The good you see before you

I was listening to a youtube video today while knitting a shawl (a shawl that fills me with panic again on every row, because it’s only getting larger. It started by casting on eleven stitches, but it’s well over three hundred now, and I’ve got many, many rows to go… Whoops, I’ll start over.)

While knitting a shawl, I was listening to a Youtube video in which a man testified about being kidnapped and tortured in Columbia, and how at his lowest moment, his conscience was illuminated and he had an intimate mystical experience that resulted in his conversion.  I tend to listen to these kind of testimonials with a critical ear because of all the iffy ones I heard in years past (bunker, anyone?) but nothing in this triggered my “You’ve got to be kidding me” meter. Plus, it didn’t fill me with dread.

In the middle of it, he says that “grace comes to us today.” He then explains (and this is a rough paraphrase) “Tomorrow’s grace comes tomorrow. The grace wasn’t there yesterday, otherwise you’d already have it. Today you have the opportunities God gives you today.”

The shawl I’m knitting is for someone else, someone I think might need a hug because she’s having a difficult time and should know she’s not in it alone. It’s the opportunity God gave me today. (And tomorrow, and maybe the day after, because this thing needs a lot of stitches…)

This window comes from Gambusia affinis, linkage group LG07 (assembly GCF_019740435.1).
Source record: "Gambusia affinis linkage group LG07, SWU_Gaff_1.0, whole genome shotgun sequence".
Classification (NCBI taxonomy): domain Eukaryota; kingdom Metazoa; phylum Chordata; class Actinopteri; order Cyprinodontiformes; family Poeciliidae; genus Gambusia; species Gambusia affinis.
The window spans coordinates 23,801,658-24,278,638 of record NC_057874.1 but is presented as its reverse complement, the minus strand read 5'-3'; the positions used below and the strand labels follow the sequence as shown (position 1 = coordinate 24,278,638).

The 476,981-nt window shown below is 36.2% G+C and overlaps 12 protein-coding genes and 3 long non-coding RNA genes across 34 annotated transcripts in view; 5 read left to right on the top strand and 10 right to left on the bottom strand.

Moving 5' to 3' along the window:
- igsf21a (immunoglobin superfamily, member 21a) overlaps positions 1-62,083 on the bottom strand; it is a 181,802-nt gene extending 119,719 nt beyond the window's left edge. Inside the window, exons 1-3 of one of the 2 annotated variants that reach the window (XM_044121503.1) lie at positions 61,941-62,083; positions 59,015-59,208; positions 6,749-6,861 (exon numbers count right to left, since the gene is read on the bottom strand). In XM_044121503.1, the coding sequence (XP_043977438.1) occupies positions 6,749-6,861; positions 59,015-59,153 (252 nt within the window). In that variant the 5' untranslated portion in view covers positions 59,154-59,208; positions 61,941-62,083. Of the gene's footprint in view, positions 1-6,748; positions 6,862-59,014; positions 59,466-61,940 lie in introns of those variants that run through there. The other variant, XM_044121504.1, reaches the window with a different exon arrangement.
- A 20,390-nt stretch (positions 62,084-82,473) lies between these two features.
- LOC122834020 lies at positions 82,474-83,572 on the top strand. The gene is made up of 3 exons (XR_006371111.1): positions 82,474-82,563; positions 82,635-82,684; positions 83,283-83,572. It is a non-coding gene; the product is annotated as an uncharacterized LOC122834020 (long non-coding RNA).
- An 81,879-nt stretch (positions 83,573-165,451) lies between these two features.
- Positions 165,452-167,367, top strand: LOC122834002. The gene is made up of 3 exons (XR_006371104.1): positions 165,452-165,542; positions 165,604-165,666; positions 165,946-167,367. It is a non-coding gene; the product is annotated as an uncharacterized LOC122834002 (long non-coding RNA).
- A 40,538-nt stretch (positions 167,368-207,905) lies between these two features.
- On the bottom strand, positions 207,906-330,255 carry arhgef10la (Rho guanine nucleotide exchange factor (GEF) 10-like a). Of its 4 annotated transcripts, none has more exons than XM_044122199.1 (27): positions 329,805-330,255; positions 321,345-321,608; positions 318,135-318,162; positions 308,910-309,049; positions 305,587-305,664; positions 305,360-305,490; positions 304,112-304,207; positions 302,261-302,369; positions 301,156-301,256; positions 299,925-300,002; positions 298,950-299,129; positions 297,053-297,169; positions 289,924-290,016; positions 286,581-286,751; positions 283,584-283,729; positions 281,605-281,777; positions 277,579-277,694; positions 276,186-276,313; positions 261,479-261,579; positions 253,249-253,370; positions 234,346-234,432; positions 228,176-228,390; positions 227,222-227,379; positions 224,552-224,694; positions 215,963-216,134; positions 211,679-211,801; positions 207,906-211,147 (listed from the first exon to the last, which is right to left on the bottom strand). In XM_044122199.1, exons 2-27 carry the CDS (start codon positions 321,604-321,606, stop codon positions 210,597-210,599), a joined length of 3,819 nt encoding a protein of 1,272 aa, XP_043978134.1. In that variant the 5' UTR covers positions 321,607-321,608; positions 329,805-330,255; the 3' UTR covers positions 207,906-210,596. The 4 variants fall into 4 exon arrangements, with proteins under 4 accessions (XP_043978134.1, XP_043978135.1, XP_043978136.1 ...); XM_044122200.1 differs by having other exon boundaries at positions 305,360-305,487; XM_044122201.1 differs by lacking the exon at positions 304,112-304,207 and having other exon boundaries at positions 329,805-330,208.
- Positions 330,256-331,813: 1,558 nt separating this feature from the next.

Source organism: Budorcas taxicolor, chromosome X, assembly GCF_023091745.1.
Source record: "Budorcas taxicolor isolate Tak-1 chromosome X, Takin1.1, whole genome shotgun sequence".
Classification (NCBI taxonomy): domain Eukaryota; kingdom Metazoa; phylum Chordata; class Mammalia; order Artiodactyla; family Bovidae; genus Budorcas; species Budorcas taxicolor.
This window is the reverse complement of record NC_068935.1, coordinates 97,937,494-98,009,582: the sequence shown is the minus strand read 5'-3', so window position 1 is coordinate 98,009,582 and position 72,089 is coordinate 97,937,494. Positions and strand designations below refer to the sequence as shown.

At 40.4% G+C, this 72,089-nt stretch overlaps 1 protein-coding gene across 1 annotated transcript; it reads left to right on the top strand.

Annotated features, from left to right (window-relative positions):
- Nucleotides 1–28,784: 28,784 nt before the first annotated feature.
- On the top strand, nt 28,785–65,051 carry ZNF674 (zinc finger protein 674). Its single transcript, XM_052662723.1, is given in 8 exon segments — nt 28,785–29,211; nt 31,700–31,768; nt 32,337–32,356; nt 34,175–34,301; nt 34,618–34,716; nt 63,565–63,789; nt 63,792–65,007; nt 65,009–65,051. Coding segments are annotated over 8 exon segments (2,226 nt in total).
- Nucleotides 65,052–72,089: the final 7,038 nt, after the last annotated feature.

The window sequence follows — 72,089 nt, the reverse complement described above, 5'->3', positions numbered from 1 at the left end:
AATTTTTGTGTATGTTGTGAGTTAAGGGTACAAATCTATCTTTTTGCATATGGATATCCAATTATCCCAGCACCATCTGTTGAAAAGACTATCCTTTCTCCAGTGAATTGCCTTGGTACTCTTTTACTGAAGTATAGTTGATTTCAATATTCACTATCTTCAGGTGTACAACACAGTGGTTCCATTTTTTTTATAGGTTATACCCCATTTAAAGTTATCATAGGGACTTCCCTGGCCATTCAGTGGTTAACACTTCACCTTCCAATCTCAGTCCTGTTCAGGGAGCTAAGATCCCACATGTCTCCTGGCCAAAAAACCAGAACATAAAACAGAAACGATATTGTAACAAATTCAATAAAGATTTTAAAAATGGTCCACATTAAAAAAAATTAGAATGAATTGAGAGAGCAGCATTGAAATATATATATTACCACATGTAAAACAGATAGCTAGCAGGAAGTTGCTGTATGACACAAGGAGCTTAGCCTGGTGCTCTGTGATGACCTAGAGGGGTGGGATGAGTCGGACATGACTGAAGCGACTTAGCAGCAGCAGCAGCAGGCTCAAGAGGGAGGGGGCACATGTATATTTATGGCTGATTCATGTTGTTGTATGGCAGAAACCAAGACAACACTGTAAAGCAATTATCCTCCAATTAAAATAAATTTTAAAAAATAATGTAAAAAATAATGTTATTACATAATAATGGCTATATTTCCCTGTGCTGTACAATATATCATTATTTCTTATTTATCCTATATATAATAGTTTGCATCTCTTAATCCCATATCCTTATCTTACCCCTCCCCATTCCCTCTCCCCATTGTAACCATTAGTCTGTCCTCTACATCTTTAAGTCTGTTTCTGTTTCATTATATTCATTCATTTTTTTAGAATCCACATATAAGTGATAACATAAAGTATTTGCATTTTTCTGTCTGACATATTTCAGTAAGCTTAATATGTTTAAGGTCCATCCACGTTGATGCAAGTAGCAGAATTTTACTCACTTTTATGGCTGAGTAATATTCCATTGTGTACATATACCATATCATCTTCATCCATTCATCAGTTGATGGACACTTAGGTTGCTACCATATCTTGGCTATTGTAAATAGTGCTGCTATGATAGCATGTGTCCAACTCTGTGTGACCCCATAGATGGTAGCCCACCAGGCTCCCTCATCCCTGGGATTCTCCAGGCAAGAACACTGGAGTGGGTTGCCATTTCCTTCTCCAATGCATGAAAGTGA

Walter Cizek said in He Leadeth Me that the will of God is doing the work He puts in front of you. There’s no shortage of need in the world. So if you’re wondering what God’s will is in any given situation, he says, you do the work He’s put in front of you. Cizek makes it sound simple. Sometimes it’s hard to figure out what to do in the situation God put you in, but then I think it’s important to act on a well-formed conscience and to act in a spirit of love.

In the video, Marino Restrepo also says we’re responsible for the gifts of self we don’t give to others, that God acts through us to give good things to others, and when we refuse (or just don’t notice, or put it off and off and off) we’re responsible for the good we didn’t do. In the past I’ve ignored those little urges, and then I haven’t been able to make it up again.

I’m not much for “New Year’s Resolutions,” but if you are, here’s one for you — every day, do one good thing you see in front of you to do. It doesn’t have to be much. It just has to be done in love and because it needs to be done.

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About philangelus

Mom, freelance writer, novelist, angelphile, Catholic, know-it-all.
This entry was posted in religion. Bookmark the permalink.

3 Responses to The good you see before you

  1. Ken Rolph says:

    ” It started by casting on eleven stitches, but it’s well over three hundred now”

    Must be a very big penguin!

  2. Normandie says:

    Lovely essay, Jane. Thank you.

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